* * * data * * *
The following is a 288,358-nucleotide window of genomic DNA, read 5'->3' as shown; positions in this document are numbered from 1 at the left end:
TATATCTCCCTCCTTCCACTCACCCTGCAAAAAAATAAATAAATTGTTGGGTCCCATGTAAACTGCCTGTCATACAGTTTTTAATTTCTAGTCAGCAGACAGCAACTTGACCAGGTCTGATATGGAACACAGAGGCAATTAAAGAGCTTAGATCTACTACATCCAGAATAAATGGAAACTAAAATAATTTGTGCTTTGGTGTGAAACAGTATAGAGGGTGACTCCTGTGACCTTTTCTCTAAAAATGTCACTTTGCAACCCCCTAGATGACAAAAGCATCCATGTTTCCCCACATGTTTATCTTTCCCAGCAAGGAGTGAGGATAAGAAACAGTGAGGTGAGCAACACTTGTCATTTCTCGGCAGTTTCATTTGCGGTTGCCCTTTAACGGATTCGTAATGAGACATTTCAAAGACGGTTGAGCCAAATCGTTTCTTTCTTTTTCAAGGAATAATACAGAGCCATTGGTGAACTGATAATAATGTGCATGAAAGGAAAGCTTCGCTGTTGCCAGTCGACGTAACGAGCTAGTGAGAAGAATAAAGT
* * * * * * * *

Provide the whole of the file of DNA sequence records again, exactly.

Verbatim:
The following is a 288,358-nucleotide window of genomic DNA, read 5'->3' as shown; positions in this document are numbered from 1 at the left end:
TATATCTCCCTCCTTCCACTCACCCTGCAAAAAAATAAATAAATTGTTGGGTCCCATGTAAACTGCCTGTCATACAGTTTTTAATTTCTAGTCAGCAGACAGCAACTTGACCAGGTCTGATATGGAACACAGAGGCAATTAAAGAGCTTAGATCTACTACATCCAGAATAAATGGAAACTAAAATAATTTGTGCTTTGGTGTGAAACAGTATAGAGGGTGACTCCTGTGACCTTTTCTCTAAAAATGTCACTTTGCAACCCCCTAGATGACAAAAGCATCCATGTTTCCCCACATGTTTATCTTTCCCAGCAAGGAGTGAGGATAAGAAACAGTGAGGTGAGCAACACTTGTCATTTCTCGGCAGTTTCATTTGCGGTTGCCCTTTAACGGATTCGTAATGAGACATTTCAAAGACGGTTGAGCCAAATCGTTTCTTTCTTTTTCAAGGAATAATACAGAGCCATTGGTGAACTGATAATAATGTGCATGAAAGGAAAGCTTCGCTGTTGCCAGTCGACGTAACGAGCTAGTGAGAAGAATAAAGT